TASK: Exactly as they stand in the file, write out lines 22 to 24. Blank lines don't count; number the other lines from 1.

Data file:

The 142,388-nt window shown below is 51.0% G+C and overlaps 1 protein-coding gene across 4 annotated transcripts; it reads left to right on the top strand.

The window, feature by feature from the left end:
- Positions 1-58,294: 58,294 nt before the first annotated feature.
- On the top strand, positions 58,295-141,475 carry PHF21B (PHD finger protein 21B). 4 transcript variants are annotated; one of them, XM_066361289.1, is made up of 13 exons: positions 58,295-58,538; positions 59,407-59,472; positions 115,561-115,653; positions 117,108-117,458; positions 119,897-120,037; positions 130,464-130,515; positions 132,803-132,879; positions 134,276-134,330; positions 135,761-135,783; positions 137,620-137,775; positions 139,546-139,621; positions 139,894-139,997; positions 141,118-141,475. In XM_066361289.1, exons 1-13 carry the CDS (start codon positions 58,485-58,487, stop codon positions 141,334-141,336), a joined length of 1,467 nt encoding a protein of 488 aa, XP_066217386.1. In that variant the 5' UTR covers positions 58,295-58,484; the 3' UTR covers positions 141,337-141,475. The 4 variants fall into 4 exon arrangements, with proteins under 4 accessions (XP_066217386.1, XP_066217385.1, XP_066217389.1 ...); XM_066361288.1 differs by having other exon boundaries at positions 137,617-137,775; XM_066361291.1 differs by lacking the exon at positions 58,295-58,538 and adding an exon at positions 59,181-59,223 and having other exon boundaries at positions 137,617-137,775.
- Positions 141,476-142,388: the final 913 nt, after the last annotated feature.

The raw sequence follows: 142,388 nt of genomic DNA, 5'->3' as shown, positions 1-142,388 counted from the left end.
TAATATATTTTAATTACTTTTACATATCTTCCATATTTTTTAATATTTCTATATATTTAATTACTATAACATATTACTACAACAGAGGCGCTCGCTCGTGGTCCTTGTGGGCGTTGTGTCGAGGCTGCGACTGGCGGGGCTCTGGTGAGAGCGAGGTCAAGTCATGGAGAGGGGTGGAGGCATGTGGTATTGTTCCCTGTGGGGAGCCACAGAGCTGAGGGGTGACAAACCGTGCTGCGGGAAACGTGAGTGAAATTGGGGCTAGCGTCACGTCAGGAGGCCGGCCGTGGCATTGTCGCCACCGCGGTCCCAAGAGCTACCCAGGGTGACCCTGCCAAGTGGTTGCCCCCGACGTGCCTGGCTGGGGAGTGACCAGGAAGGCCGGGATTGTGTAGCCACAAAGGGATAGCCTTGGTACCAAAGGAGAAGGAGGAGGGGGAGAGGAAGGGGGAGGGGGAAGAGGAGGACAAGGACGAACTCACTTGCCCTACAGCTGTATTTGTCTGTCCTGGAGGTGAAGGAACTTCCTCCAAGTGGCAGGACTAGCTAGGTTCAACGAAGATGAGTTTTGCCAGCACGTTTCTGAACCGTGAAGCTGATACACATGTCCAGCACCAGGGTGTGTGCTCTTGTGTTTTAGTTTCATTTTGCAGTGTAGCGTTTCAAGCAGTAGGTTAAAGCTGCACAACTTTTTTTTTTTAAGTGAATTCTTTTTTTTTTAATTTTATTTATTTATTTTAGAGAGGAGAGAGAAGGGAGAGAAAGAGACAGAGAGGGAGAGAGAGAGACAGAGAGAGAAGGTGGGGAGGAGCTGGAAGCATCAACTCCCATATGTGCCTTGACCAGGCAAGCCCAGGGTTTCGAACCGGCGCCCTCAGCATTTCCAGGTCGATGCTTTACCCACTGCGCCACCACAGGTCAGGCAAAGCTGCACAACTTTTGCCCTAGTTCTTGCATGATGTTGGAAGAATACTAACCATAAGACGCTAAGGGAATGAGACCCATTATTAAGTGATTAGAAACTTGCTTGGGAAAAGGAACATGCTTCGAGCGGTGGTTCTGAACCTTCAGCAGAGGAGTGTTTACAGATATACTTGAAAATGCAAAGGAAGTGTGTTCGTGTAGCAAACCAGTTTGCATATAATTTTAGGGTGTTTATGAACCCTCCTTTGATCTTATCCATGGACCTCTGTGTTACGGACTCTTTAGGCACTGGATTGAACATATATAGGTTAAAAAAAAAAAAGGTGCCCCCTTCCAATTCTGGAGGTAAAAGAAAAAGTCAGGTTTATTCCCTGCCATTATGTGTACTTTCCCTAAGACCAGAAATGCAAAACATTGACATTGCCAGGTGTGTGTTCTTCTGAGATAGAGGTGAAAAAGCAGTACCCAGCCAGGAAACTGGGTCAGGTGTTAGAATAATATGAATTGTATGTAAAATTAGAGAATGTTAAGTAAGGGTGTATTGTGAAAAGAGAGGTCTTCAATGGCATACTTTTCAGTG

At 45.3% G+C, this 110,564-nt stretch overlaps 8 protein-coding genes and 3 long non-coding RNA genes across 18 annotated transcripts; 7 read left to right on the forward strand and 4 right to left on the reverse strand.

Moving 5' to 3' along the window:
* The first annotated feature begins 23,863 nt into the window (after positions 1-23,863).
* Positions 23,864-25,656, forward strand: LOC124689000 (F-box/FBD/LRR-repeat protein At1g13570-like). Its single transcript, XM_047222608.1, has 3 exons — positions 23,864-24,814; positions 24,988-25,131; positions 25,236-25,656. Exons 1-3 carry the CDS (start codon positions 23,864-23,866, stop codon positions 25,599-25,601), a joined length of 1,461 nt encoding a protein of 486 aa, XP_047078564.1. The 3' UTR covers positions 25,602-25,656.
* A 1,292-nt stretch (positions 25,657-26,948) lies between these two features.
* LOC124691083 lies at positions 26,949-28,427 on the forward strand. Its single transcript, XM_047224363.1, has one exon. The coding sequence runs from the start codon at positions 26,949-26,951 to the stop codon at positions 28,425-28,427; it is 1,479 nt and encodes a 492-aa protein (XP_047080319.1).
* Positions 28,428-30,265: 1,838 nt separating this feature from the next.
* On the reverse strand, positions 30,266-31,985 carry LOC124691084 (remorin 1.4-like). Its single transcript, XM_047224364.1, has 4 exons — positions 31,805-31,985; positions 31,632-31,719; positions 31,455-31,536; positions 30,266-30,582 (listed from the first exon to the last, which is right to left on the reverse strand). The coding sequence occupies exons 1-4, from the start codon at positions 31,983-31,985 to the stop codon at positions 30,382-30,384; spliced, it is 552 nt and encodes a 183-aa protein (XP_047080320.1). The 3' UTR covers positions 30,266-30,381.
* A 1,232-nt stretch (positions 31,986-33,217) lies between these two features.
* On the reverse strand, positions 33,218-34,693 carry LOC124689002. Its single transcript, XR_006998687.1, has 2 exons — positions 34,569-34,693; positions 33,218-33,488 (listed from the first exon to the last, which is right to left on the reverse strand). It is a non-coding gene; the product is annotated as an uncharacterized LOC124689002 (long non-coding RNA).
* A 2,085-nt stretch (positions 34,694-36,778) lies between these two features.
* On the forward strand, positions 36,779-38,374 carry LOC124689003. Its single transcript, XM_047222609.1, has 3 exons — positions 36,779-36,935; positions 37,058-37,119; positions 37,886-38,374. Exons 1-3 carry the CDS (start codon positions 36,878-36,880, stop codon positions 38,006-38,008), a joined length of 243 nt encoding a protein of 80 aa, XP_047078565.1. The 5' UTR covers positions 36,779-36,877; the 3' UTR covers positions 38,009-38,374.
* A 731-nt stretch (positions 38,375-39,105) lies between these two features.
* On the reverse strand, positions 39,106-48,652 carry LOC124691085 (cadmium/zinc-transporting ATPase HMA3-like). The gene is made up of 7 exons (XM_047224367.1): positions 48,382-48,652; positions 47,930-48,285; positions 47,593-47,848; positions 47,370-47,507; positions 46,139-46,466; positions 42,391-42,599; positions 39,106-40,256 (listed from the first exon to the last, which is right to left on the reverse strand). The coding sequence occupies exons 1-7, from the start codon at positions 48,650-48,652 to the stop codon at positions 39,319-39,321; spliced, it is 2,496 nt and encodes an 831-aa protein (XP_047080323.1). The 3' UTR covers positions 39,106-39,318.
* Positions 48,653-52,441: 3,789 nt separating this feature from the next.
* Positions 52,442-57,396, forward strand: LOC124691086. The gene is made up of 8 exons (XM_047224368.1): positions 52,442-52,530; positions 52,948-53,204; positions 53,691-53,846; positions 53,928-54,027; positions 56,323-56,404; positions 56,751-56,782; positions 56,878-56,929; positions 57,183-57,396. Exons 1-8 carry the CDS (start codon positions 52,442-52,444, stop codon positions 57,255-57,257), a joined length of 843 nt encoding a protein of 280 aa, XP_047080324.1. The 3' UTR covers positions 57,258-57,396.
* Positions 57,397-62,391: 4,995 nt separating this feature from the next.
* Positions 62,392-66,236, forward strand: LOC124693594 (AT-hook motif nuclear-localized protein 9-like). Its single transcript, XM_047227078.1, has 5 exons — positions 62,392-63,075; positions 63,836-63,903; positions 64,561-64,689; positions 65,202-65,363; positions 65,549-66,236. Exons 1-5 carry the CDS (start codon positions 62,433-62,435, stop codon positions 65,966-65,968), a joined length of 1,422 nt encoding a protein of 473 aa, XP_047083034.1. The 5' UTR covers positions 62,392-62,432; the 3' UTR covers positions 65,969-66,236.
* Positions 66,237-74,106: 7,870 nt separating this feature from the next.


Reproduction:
* Positions 48,653-52,441: 3,789 nt separating this feature from the next.
* Positions 52,442-57,396, forward strand: LOC124691086. The gene is made up of 8 exons (XM_047224368.1): positions 52,442-52,530; positions 52,948-53,204; positions 53,691-53,846; positions 53,928-54,027; positions 56,323-56,404; positions 56,751-56,782; positions 56,878-56,929; positions 57,183-57,396. Exons 1-8 carry the CDS (start codon positions 52,442-52,444, stop codon positions 57,255-57,257), a joined length of 843 nt encoding a protein of 280 aa, XP_047080324.1. The 3' UTR covers positions 57,258-57,396.
* Positions 57,397-62,391: 4,995 nt separating this feature from the next.